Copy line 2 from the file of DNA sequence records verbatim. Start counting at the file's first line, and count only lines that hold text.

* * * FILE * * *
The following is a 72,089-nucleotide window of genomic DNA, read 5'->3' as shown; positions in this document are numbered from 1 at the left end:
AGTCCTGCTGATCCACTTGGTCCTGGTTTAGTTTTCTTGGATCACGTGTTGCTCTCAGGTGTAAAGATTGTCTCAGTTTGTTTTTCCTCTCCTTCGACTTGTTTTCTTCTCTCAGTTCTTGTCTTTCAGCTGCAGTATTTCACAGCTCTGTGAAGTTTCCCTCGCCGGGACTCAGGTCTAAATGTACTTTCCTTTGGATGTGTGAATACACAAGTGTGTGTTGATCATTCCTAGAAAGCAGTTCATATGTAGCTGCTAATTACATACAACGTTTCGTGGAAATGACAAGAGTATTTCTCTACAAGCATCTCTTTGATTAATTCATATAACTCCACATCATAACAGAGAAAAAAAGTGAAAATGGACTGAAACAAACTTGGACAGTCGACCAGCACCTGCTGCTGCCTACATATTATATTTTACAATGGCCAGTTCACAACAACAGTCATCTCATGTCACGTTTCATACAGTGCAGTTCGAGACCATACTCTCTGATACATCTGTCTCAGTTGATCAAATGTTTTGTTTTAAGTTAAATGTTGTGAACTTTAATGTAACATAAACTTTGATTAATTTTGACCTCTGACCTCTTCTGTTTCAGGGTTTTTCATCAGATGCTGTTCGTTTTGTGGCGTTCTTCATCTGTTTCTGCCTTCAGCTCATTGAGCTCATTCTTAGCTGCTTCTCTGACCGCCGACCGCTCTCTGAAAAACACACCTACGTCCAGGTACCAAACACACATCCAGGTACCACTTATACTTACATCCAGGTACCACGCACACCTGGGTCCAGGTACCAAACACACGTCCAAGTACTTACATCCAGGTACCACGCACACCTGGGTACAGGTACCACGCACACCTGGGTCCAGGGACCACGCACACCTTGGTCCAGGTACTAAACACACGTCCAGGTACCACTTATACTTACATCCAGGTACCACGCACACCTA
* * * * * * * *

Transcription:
AGTCCTGCTGATCCACTTGGTCCTGGTTTAGTTTTCTTGGATCACGTGTTGCTCTCAGGTGTAAAGATTGTCTCAGTTTGTTTTTCCTCTCCTTCGACTTGTTTTCTTCTCTCAGTTCTTGTCTTTCAGCTGCAGTATTTCACAGCTCTGTGAAGTTTCCCTCGCCGGGACTCAGGTCTAAATGTACTTTCCTTTGGATGTGTGAATACACAAGTGTGTGTTGATCATTCCTAGAAAGCAGTTCATATGTAGCTGCTAATTACATACAACGTTTCGTGGAAATGACAAGAGTATTTCTCTACAAGCATCTCTTTGATTAATTCATATAACTCCACATCATAACAGAGAAAAAAAGTGAAAATGGACTGAAACAAACTTGGACAGTCGACCAGCACCTGCTGCTGCCTACATATTATATTTTACAATGGCCAGTTCACAACAACAGTCATCTCATGTCACGTTTCATACAGTGCAGTTCGAGACCATACTCTCTGATACATCTGTCTCAGTTGATCAAATGTTTTGTTTTAAGTTAAATGTTGTGAACTTTAATGTAACATAAACTTTGATTAATTTTGACCTCTGACCTCTTCTGTTTCAGGGTTTTTCATCAGATGCTGTTCGTTTTGTGGCGTTCTTCATCTGTTTCTGCCTTCAGCTCATTGAGCTCATTCTTAGCTGCTTCTCTGACCGCCGACCGCTCTCTGAAAAACACACCTACGTCCAGGTACCAAACACACATCCAGGTACCACTTATACTTACATCCAGGTACCACGCACACCTGGGTCCAGGTACCAAACACACGTCCAAGTACTTACATCCAGGTACCACGCACACCTGGGTACAGGTACCACGCACACCTGGGTCCAGGGACCACGCACACCTTGGTCCAGGTACTAAACACACGTCCAGGTACCACTTATACTTACATCCAGGTACCACGCACACCTA